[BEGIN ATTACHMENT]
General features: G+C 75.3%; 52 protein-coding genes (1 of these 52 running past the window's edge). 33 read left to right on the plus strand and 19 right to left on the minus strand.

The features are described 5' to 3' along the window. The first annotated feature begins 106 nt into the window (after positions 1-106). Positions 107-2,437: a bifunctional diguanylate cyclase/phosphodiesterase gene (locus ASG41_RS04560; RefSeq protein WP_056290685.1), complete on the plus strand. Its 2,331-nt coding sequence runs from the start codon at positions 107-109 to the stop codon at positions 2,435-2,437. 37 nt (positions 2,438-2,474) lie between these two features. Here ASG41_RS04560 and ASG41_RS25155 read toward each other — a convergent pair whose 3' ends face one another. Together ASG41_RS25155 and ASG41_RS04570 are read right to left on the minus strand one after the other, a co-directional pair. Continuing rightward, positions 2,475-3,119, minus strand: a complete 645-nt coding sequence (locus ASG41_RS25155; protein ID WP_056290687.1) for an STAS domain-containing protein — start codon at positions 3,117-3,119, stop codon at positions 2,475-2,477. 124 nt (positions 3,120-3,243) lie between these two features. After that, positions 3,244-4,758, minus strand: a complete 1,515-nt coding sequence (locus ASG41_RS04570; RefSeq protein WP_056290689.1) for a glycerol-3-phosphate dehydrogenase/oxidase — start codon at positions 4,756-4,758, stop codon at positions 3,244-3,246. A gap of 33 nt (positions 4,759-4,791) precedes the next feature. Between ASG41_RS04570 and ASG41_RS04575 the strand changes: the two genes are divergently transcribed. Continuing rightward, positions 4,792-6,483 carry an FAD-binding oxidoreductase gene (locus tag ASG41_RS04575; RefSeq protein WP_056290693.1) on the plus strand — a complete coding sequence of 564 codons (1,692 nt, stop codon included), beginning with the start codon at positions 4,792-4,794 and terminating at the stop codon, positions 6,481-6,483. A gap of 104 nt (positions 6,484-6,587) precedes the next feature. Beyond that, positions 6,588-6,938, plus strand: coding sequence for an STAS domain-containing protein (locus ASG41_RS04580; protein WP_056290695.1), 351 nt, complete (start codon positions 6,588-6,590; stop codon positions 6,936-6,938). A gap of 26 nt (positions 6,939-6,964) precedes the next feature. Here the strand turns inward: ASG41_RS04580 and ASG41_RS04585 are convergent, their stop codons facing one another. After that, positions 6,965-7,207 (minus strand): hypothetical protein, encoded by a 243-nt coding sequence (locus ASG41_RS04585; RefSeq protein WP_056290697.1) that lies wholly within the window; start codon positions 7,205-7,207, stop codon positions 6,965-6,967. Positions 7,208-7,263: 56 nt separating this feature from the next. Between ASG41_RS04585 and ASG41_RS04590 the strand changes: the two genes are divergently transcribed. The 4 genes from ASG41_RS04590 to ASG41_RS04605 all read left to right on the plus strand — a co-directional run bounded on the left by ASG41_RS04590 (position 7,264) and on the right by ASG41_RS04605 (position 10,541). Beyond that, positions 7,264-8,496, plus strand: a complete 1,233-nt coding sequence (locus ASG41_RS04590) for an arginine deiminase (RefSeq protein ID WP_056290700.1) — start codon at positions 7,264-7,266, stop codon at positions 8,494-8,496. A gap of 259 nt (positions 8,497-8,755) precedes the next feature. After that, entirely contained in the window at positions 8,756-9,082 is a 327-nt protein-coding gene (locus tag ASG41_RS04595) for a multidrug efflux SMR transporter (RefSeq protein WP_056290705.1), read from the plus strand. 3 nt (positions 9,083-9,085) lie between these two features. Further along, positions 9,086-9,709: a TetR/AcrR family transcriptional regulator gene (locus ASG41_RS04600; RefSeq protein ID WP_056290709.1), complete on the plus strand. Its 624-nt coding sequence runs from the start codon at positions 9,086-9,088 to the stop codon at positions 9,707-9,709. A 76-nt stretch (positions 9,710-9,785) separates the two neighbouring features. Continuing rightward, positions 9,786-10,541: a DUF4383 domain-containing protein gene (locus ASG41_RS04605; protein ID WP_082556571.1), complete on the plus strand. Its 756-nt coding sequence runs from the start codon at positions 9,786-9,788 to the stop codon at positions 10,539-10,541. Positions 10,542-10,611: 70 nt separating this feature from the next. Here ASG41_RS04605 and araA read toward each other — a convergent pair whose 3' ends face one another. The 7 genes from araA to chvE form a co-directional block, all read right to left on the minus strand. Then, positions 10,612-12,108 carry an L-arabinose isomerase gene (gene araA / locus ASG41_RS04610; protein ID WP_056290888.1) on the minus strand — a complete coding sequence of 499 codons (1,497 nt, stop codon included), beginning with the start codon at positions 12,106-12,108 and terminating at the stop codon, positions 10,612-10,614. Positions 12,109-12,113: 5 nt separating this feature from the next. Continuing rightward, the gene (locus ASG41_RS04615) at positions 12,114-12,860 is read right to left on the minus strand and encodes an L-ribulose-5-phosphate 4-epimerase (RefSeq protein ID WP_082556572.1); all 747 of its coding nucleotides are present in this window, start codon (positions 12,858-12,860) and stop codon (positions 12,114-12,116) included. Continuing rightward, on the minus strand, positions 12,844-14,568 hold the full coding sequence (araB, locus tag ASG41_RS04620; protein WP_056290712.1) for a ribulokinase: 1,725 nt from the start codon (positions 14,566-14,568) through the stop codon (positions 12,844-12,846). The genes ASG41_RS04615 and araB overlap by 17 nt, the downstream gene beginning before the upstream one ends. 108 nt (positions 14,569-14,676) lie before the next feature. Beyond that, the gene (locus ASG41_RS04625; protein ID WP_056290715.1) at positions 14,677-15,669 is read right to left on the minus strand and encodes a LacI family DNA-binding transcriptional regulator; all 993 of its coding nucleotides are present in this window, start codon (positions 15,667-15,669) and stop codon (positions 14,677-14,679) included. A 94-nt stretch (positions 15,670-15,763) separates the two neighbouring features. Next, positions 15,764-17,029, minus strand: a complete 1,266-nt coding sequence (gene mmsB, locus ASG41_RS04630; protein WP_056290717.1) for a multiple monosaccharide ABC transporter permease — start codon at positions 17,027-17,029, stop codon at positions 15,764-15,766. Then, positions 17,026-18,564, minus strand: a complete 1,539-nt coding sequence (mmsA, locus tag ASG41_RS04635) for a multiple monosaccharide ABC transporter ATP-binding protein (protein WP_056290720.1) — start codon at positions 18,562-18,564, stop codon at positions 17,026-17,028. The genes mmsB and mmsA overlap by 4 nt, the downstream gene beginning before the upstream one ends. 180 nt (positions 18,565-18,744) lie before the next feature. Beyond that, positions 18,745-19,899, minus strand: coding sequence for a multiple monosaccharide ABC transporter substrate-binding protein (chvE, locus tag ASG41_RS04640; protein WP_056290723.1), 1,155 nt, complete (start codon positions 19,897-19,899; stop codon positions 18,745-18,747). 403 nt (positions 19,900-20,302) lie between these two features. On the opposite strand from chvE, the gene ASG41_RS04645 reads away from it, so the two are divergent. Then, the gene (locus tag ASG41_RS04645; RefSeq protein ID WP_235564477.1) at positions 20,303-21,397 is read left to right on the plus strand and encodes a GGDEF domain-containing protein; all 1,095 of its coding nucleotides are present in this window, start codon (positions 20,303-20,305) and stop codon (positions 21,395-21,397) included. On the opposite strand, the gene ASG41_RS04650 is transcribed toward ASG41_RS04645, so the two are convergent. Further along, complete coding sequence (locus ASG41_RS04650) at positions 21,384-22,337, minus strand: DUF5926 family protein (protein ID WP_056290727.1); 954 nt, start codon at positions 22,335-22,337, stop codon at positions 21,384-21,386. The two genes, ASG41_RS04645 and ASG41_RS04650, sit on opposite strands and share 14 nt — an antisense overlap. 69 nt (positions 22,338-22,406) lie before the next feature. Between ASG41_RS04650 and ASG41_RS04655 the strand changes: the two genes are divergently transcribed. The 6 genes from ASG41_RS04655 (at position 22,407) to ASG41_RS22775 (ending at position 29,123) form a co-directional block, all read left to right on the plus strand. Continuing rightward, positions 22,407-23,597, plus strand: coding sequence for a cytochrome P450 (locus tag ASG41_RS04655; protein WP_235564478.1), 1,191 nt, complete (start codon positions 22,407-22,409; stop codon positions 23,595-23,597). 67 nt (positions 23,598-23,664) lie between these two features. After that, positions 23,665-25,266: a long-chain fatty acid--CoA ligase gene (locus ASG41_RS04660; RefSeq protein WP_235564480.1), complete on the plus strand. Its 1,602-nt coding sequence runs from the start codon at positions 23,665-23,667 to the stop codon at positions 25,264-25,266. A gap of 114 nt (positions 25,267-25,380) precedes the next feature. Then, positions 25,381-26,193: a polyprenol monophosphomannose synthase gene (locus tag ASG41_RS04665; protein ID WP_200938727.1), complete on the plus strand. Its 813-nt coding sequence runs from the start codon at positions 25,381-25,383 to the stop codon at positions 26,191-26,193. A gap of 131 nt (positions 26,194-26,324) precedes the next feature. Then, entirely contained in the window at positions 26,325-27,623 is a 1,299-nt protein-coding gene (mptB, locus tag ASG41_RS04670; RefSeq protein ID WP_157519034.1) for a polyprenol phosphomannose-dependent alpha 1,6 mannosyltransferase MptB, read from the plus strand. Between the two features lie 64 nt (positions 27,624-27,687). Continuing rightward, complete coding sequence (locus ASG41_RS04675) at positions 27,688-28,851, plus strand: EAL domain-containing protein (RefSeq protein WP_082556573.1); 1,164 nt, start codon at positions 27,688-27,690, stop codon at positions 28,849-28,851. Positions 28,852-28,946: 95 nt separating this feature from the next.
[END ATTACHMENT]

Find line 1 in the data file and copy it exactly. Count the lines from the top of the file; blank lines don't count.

General features: G+C 75.3%; 52 protein-coding genes (1 of these 52 running past the window's edge). 33 read left to right on the plus strand and 19 right to left on the minus strand.